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Why EU falls behind US on Palestine-Israel issue

The EU has long played an active role in seeking an end to Israeli-Palestinian hostilities. Why has it lost this role?
European Union High Representative for Foreign Affairs and Security Policy Josep Borrell holds a press conference after attending a conference on the plight of Venezuelan refugees and immigrants, Brussels, Belgium, May 26, 2020.

BRUSSELS — The European Union was once viewed as an important and credible actor in the Middle East, even a potential counterweight to the United States. No longer. During the recent upsurge in Israeli-Palestinian violence, the 27-member bloc has come across as little more than a passive bystander, distracted by deepening internal divisions and out of touch with both the changed power dynamics in the region and an emerging rights-focused policy discourse in Washington.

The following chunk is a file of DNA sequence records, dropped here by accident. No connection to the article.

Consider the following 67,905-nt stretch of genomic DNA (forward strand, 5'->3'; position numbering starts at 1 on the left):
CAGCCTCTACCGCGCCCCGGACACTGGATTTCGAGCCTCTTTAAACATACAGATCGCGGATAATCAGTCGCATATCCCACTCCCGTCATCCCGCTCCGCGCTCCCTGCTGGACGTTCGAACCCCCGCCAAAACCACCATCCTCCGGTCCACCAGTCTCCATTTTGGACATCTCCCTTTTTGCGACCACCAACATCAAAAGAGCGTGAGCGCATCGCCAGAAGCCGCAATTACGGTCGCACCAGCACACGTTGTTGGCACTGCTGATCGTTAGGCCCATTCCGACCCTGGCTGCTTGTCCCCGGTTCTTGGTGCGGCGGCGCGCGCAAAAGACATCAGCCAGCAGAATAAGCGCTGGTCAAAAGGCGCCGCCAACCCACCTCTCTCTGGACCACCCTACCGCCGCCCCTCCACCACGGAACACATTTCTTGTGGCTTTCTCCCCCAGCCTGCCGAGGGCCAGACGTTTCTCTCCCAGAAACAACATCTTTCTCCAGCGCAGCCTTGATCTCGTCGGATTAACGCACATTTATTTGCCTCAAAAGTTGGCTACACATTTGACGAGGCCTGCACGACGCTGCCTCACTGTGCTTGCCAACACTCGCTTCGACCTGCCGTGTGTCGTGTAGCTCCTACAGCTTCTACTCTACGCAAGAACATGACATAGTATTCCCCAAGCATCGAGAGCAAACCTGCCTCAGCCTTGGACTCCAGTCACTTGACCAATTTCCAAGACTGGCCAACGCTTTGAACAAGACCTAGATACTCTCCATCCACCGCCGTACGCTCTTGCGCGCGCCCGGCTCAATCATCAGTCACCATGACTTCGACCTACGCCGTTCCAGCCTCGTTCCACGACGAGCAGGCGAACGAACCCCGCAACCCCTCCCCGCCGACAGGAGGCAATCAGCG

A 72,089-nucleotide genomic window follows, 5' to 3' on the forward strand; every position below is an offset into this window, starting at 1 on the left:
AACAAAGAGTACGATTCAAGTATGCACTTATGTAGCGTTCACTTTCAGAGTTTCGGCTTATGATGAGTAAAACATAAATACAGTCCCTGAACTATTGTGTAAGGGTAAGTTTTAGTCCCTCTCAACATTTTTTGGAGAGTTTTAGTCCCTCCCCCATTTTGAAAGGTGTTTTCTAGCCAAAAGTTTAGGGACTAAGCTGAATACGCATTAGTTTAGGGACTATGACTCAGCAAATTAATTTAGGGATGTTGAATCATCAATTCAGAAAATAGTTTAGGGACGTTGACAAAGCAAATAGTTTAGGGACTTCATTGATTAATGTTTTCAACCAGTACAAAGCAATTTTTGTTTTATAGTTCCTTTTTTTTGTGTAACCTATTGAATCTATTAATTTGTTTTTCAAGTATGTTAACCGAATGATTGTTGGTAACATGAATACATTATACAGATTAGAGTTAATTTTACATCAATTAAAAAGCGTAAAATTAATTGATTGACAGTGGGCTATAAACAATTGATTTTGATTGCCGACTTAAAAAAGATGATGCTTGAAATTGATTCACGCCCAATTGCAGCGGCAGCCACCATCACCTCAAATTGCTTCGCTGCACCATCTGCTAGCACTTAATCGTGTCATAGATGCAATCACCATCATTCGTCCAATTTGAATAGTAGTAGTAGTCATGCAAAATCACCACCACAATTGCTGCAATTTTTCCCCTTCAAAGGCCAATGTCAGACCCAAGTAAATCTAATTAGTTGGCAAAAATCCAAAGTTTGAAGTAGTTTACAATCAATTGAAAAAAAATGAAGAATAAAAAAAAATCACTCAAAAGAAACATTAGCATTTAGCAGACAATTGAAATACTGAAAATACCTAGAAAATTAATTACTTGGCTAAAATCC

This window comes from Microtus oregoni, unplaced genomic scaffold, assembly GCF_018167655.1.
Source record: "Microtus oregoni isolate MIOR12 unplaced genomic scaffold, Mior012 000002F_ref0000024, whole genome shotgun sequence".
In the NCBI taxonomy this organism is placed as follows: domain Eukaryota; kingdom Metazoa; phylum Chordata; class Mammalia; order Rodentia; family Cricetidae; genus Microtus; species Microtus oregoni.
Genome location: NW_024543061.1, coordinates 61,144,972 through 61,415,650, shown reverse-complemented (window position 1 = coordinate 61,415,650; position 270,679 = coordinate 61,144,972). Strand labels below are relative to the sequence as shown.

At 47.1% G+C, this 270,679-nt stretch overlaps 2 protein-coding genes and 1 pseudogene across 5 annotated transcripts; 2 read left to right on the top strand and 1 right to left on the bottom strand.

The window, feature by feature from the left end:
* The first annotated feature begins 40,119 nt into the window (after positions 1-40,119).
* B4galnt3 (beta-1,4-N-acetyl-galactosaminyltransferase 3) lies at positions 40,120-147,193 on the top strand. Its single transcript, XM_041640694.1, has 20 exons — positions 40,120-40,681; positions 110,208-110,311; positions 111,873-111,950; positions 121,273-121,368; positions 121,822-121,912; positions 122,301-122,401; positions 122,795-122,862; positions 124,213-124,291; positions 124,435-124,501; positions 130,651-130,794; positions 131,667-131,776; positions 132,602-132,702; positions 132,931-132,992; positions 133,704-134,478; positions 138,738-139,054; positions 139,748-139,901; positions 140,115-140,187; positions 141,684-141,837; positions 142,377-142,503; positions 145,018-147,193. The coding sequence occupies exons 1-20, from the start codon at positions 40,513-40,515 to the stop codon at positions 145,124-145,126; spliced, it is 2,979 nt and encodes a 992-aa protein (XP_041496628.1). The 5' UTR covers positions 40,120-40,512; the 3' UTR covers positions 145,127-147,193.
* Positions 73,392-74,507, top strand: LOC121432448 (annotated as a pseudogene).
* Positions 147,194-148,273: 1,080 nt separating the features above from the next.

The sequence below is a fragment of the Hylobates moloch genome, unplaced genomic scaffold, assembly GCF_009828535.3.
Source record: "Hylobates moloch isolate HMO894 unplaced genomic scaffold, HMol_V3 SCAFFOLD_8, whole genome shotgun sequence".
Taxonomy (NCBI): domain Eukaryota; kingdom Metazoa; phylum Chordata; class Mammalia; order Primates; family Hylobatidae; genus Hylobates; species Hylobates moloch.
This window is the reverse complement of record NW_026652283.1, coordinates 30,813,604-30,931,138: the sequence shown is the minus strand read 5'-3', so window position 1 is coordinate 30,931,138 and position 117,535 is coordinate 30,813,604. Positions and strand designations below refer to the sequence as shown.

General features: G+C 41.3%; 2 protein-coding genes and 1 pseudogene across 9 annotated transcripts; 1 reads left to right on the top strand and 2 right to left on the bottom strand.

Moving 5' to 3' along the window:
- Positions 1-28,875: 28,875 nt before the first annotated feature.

With a cease-fire in place since May 20, EU Foreign Policy Chief Josep Borrell pointed to the need to move away from “crisis management mode” and  solve the “underlying conflict” through “a true political and negotiated solution.” A newly appointed EU special representative for the Middle East, Dutch diplomat Sven Koopmans, will soon travel to the region to meet “key actors” from Israel, Palestine, Jordan, Egypt and the United States.

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